So it might be beneficial for all involved if I gave a brief description of Alien Invader.
The story concerns four adopted siblings:
Grant White, 29, a straight-laced guy content with mediocrity.
Sophia White, 26, high-strung, loud, opinionated, has money problems.
Elliot White, 23, laid-back, obsessed with video games, terrible at school.
Danielle White, 20, introspective, thoughtful, has aphasia from a stroke.
A year and a half before the beginning of the play, Danielle suffered a stroke, which has since left her with expressive aphasia, which means she is fully functional in all ways except her abilities to read, write, and speak, which she is slowly recovering. Six months later, Thomas and Mabel White, their parents, died in a skiing accident in West Virginia. Grant moved into their house with Elliot and Danielle, who had already been living there.
At the beginning of the play, Sophia’s apartment has burned down, and her only place to turn is her siblings. Her arrival causes much friction, especially with Grant, who is always on her case about her spending habits. Also, we learn that Elliot has failed college for the eighth time, and does not plan to re-enroll. Throughout the play, we also come to learn that Grant has lost his job and Danielle is searching for her biological mother.
Two major developments occur soon thereafter, which forever change the course of everyone’s life. First, Sophia decides that they should sell the house, which Grant is opposed to. Second, Elliot digs out of the closet an old copy of Alien Invader, The Worst Video Game Ever Made [based on the actual ET video game for Atari]. One night, as Elliot is playing the game, it speaks to him and tells him to go on a journey to the desert in New Mexico where millions of copies of Alien Invader are buried [again, based on what really happened to the actual ET video game], where he will find himself.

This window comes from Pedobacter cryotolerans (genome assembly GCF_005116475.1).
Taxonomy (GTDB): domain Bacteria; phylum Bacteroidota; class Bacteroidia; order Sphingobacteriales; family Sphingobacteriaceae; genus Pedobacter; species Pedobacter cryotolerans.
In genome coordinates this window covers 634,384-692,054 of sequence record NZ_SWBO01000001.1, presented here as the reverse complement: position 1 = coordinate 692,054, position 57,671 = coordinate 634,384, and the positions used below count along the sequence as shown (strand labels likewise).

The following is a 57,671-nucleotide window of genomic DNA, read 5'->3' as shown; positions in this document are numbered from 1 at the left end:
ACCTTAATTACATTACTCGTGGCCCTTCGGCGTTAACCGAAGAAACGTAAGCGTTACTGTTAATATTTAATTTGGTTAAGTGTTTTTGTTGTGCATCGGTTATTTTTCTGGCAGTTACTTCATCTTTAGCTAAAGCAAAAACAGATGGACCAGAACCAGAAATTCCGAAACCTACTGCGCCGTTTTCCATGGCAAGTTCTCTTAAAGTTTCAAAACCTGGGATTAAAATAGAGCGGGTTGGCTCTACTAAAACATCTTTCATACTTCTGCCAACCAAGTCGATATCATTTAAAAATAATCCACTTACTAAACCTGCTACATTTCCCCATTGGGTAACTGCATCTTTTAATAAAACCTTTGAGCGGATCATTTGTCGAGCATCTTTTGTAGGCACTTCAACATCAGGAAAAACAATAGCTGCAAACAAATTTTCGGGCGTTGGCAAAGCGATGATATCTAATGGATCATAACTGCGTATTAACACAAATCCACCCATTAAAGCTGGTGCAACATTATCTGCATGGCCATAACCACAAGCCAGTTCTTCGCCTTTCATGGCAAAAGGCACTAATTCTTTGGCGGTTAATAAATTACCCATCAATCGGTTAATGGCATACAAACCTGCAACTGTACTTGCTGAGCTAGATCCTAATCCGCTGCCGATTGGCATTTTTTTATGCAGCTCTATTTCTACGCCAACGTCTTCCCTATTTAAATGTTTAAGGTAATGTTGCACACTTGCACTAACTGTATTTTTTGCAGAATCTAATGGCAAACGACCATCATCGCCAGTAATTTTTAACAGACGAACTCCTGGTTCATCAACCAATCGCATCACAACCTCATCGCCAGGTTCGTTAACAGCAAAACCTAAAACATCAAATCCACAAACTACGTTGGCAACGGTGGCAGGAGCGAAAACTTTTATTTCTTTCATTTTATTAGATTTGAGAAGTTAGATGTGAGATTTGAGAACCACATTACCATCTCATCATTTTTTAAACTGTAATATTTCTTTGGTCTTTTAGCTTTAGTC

From there, stuff gets worse, and eventually all gets sorted out. It’s more character driven than plot driven, so explaining it from there might be pointless. Or maybe I’m just bad at summarizing my work?
There’s still a lot of work to be done (for instance, the subplot involving Danielle’s search for her mother has not even been written yet), but this is the basic framework. I plan to start rewrites at the end of this month, so we’ll see how that goes. I’m hoping that by the time we start rehearsals the play will be very polished and punched up: the highs higher, the lows lower, the jokes funnier, and the…other stuff b…better… Imagine the play being a black and white photo—right now I’ve taken the picture, and I’ve brought the negative into the darkroom, and now I’m cranking up the contrast on the enlarger. What? That analogy doesn’t really work, does it?